Those whose preferred language is Mandarin, Cantonese, Korean, Vietnamese, Urdu, Hindi or Bengali/Bangla can call (844) 202-0274, or (844) 2020-API. This line is staffed from 8:30 a.m. to 8:30 p.m. EST through the end of July, and Asian Americans Advancing Justice promises to return all voice mail messages within 48 hours.
The Lawyers’ Committee for Civil Rights will operate its English language hotline, (800) 268-6820, and 888-Count20, through the end of July. It’s working now from 9 a.m. to 5 p.m. EST, and beginning March 2 will be staffed until 9 p.m. EST. The organization promises to return voice mail messages left at other times on the following business day and will refer non-English speakers to its sister hotline organizations.
NALEO’s line, for Spanish speakers, (877) 352-3676 or 877-EL-CENSO, is operating from 8:30 a.m. to 8:30 p.m. EST. Voice mail messages will be responded to on the next business day after they are received.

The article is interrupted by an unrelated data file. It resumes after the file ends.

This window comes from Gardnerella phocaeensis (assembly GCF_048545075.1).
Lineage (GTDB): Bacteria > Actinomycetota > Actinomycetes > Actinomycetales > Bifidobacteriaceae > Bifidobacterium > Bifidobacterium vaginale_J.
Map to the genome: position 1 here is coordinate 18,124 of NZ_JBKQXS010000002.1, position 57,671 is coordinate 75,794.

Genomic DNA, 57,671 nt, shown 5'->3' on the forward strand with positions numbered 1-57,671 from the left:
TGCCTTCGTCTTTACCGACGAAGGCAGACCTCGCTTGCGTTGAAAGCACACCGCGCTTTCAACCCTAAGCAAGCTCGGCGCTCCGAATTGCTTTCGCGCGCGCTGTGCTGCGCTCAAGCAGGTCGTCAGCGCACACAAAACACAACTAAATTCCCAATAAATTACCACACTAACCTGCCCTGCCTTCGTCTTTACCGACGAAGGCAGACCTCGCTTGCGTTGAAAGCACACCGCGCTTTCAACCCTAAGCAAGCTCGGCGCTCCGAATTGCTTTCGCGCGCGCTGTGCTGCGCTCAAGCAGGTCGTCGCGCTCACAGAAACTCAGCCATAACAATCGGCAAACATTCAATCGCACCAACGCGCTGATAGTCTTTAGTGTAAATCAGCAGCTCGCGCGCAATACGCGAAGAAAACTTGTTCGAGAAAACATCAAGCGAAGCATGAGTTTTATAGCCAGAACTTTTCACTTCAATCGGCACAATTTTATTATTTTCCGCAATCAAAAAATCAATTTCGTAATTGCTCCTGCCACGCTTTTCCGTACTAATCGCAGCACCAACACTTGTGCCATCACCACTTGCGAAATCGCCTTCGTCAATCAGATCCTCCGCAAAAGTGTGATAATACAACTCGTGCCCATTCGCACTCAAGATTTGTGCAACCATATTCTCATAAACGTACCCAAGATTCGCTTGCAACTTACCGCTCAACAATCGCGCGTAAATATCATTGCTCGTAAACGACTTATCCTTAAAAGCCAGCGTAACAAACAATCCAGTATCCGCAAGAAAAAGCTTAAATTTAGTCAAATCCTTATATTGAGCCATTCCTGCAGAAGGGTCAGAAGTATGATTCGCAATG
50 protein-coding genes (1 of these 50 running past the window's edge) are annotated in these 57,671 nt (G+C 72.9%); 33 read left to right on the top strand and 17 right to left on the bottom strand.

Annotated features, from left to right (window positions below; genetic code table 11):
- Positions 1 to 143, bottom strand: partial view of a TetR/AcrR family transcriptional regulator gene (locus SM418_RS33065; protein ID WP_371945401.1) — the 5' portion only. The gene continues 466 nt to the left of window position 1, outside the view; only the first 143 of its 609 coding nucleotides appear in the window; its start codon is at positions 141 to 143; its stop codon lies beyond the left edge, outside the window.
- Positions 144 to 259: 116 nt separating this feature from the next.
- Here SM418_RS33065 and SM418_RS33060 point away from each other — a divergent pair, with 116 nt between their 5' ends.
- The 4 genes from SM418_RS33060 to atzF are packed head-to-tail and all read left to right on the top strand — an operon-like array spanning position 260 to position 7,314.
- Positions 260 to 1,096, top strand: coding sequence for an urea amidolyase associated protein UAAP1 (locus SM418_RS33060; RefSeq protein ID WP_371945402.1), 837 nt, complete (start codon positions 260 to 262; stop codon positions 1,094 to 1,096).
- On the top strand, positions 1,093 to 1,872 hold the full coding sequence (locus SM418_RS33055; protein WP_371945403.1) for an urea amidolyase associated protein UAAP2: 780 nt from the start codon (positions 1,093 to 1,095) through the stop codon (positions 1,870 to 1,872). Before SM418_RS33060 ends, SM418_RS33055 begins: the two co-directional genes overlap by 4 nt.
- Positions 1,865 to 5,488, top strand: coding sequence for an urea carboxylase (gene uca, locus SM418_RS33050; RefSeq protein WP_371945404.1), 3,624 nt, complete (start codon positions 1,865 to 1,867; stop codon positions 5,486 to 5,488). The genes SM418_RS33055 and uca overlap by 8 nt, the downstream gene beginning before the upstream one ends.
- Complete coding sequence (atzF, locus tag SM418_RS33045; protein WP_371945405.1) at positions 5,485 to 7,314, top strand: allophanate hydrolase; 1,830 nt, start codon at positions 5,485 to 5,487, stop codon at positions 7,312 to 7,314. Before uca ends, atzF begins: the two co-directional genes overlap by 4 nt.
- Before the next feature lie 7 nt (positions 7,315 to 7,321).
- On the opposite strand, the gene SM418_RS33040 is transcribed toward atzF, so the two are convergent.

All hotlines will also field calls from English-language speakers.
The organizations expect calls will a range from basic census information requests to legal questions or concerns about incidents that require follow-up.
Together with the Leadership Conference, the Brennan Center and MALDEF (the Mexican American Legal Defense and Education Fund), the groups have also organized a network of legal specialists across the country to respond to questions as basic as obligations regarding the census to concerns about threats to disrupt census participation.